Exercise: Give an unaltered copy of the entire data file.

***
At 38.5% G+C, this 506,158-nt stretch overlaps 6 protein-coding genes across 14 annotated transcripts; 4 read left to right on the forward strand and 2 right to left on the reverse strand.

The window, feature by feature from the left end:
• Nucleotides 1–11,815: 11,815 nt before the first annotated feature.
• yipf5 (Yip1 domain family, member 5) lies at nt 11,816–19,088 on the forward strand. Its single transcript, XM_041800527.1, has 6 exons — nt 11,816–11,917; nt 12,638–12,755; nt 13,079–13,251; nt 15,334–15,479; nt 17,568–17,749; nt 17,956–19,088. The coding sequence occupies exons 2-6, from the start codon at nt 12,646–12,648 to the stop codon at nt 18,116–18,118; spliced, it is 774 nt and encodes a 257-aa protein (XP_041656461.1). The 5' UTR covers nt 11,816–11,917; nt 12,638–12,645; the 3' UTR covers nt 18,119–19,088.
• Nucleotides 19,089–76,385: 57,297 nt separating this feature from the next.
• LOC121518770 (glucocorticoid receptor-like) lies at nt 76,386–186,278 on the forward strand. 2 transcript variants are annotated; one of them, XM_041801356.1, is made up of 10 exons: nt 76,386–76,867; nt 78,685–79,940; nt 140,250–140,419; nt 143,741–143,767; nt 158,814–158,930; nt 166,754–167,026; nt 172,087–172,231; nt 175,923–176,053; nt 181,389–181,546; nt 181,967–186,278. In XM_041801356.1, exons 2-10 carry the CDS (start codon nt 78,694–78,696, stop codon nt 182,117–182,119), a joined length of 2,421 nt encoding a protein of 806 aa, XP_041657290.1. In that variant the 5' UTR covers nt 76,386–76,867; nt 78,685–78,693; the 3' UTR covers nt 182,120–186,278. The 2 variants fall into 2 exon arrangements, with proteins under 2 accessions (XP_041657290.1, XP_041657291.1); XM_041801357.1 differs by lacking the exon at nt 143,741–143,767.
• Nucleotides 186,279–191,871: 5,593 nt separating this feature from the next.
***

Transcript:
At 38.5% G+C, this 506,158-nt stretch overlaps 6 protein-coding genes across 14 annotated transcripts; 4 read left to right on the forward strand and 2 right to left on the reverse strand.

The window, feature by feature from the left end:
• Nucleotides 1–11,815: 11,815 nt before the first annotated feature.
• yipf5 (Yip1 domain family, member 5) lies at nt 11,816–19,088 on the forward strand. Its single transcript, XM_041800527.1, has 6 exons — nt 11,816–11,917; nt 12,638–12,755; nt 13,079–13,251; nt 15,334–15,479; nt 17,568–17,749; nt 17,956–19,088. The coding sequence occupies exons 2-6, from the start codon at nt 12,646–12,648 to the stop codon at nt 18,116–18,118; spliced, it is 774 nt and encodes a 257-aa protein (XP_041656461.1). The 5' UTR covers nt 11,816–11,917; nt 12,638–12,645; the 3' UTR covers nt 18,119–19,088.
• Nucleotides 19,089–76,385: 57,297 nt separating this feature from the next.
• LOC121518770 (glucocorticoid receptor-like) lies at nt 76,386–186,278 on the forward strand. 2 transcript variants are annotated; one of them, XM_041801356.1, is made up of 10 exons: nt 76,386–76,867; nt 78,685–79,940; nt 140,250–140,419; nt 143,741–143,767; nt 158,814–158,930; nt 166,754–167,026; nt 172,087–172,231; nt 175,923–176,053; nt 181,389–181,546; nt 181,967–186,278. In XM_041801356.1, exons 2-10 carry the CDS (start codon nt 78,694–78,696, stop codon nt 182,117–182,119), a joined length of 2,421 nt encoding a protein of 806 aa, XP_041657290.1. In that variant the 5' UTR covers nt 76,386–76,867; nt 78,685–78,693; the 3' UTR covers nt 182,120–186,278. The 2 variants fall into 2 exon arrangements, with proteins under 2 accessions (XP_041657290.1, XP_041657291.1); XM_041801357.1 differs by lacking the exon at nt 143,741–143,767.
• Nucleotides 186,279–191,871: 5,593 nt separating this feature from the next.